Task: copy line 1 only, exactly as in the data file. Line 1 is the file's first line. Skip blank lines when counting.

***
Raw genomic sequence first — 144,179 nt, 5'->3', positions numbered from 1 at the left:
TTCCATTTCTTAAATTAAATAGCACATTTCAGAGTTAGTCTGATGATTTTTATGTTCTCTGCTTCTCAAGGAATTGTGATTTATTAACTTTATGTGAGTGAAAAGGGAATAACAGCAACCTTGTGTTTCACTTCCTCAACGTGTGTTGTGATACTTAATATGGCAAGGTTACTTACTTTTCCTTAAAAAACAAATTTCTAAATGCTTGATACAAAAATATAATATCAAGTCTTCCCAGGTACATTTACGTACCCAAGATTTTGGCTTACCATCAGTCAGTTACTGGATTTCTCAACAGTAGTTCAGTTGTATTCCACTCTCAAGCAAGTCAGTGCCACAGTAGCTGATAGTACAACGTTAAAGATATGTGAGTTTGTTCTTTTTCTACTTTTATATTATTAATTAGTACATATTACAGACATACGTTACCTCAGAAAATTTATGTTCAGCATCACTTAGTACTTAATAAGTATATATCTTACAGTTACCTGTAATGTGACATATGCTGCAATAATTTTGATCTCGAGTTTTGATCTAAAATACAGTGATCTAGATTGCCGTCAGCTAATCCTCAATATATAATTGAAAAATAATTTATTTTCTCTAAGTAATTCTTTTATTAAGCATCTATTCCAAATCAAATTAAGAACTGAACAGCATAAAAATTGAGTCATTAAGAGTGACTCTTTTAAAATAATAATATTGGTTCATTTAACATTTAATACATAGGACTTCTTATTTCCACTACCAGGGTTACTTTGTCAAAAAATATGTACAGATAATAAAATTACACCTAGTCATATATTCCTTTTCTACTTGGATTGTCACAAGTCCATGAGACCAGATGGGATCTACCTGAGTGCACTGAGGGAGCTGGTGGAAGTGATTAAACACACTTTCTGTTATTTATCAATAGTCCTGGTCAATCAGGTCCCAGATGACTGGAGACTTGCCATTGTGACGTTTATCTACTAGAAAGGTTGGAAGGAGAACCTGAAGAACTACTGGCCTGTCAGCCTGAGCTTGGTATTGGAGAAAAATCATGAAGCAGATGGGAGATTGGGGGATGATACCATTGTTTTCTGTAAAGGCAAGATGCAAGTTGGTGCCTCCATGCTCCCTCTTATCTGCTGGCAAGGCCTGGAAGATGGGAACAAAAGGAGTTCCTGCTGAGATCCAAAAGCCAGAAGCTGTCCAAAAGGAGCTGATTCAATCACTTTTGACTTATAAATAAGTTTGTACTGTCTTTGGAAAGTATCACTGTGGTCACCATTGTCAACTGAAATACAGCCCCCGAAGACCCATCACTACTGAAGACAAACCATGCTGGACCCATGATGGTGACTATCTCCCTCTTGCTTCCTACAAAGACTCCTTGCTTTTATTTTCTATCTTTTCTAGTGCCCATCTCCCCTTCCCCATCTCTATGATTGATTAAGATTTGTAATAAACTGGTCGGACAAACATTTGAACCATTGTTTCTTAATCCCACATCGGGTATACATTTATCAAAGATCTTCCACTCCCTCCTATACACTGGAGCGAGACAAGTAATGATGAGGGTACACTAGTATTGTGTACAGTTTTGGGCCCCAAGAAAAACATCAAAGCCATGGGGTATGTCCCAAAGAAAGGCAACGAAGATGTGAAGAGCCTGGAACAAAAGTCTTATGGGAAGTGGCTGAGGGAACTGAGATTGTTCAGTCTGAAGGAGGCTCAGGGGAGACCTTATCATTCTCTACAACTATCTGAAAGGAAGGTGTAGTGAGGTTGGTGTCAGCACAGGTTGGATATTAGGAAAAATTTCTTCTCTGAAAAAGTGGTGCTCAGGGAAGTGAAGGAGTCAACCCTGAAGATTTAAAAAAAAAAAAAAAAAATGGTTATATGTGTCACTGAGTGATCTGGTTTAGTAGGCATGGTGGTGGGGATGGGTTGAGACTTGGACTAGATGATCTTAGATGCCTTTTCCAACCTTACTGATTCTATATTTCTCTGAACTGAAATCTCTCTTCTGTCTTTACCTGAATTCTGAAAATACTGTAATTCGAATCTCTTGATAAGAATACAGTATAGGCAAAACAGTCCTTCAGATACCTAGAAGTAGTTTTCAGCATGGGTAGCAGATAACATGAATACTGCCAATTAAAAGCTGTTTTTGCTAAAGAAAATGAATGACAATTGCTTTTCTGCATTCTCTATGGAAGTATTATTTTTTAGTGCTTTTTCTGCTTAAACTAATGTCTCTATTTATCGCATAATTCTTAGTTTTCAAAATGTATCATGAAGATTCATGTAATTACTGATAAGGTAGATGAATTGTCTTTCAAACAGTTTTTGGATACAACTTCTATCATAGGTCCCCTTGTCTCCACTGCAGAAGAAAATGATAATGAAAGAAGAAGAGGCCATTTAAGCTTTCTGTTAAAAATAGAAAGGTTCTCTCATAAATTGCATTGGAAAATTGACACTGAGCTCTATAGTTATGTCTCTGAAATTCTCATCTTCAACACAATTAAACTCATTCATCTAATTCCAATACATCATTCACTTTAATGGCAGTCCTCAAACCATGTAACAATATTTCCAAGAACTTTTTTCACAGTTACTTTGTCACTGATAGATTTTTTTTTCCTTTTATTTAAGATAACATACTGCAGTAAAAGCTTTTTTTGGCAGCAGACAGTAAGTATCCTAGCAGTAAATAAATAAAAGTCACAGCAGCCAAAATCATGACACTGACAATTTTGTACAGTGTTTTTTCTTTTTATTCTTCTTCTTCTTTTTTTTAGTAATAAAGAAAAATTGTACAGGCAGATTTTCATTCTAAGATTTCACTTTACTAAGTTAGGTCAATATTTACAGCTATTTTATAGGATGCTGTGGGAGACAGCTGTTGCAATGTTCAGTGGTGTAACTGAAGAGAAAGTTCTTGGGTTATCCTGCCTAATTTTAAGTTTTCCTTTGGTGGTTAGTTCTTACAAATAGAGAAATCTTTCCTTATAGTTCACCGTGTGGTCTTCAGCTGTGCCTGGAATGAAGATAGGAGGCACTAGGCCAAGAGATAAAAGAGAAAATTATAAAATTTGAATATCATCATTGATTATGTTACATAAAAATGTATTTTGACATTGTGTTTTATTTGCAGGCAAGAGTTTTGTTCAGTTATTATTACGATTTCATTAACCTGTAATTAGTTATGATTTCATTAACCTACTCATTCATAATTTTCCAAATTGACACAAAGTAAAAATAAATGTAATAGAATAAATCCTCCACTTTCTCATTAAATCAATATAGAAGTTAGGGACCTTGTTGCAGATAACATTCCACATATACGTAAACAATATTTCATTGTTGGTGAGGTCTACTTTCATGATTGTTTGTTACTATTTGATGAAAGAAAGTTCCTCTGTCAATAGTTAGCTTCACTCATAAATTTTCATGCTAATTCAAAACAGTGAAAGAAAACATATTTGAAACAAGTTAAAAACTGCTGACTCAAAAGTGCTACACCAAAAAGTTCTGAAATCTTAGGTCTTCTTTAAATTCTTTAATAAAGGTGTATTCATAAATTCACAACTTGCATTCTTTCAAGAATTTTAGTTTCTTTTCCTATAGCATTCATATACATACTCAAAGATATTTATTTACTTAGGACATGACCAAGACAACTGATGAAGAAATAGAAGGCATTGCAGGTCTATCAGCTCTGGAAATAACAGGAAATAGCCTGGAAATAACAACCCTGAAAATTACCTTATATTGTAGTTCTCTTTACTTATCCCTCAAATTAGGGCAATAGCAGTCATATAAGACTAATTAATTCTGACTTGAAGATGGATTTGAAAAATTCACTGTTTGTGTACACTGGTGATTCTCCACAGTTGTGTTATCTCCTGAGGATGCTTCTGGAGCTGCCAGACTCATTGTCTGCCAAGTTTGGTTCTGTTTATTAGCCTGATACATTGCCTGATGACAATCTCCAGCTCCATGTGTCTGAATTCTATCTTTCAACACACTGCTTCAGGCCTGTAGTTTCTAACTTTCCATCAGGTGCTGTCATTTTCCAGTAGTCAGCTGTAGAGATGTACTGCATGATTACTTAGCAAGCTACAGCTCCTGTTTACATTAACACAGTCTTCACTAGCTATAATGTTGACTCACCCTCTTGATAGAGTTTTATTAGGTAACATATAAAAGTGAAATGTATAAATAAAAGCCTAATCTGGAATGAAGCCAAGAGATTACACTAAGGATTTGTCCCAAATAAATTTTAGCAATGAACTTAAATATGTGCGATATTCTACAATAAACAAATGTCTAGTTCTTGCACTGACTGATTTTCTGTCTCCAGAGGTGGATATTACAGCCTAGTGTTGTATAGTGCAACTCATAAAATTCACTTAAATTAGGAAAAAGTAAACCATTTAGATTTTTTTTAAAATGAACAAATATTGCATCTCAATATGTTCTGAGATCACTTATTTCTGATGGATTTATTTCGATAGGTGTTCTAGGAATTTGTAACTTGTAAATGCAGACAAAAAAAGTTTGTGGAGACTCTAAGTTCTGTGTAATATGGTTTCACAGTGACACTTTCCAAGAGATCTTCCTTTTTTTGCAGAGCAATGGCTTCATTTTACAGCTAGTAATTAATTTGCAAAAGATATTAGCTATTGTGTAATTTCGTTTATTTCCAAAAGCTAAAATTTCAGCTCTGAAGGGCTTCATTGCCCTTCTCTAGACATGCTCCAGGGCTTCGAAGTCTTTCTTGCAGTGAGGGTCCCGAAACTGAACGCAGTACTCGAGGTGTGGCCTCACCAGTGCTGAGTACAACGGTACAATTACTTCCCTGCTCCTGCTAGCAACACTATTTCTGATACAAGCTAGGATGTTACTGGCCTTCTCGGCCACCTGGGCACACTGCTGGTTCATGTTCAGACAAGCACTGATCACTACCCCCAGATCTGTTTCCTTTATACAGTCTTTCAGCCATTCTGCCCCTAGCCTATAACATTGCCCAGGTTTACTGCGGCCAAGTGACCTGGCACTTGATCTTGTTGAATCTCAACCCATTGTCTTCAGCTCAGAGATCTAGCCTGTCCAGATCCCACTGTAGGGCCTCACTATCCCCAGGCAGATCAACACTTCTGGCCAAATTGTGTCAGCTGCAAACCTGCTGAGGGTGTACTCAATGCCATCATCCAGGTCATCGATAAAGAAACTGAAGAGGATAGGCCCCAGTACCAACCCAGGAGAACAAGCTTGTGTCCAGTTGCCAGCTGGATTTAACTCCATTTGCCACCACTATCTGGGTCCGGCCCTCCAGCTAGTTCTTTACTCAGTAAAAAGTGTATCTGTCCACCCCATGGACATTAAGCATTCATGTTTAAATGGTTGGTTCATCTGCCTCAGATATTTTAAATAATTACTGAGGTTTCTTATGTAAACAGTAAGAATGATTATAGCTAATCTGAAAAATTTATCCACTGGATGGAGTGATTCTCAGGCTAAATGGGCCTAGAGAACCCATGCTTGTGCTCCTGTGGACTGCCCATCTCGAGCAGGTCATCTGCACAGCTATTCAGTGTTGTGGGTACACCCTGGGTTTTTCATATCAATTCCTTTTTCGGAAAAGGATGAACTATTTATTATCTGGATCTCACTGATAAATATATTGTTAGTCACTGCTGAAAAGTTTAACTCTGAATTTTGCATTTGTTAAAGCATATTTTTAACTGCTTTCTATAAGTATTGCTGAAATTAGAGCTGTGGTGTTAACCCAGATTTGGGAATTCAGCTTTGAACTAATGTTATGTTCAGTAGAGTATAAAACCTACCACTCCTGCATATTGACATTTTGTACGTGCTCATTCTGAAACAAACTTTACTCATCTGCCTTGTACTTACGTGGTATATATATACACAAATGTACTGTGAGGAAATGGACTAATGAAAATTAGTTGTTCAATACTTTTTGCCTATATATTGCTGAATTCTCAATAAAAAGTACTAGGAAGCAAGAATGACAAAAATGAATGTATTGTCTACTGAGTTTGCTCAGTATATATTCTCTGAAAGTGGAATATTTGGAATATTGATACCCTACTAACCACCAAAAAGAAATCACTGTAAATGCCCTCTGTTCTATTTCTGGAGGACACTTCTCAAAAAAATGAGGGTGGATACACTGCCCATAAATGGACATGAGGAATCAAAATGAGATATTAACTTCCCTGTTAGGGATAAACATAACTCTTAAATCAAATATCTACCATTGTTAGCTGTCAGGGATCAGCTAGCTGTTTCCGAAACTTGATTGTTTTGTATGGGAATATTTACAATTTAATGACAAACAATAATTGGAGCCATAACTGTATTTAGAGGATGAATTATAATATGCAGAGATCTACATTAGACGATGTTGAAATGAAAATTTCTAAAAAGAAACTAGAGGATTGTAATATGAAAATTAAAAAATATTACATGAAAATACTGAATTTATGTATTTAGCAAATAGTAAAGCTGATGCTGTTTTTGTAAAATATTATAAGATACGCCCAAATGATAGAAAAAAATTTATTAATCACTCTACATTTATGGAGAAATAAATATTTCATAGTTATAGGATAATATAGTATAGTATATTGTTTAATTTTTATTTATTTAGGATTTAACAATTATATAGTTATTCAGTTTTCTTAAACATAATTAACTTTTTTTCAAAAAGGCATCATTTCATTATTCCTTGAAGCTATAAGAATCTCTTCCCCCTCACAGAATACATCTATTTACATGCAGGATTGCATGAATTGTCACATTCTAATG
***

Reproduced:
Raw genomic sequence first — 144,179 nt, 5'->3', positions numbered from 1 at the left: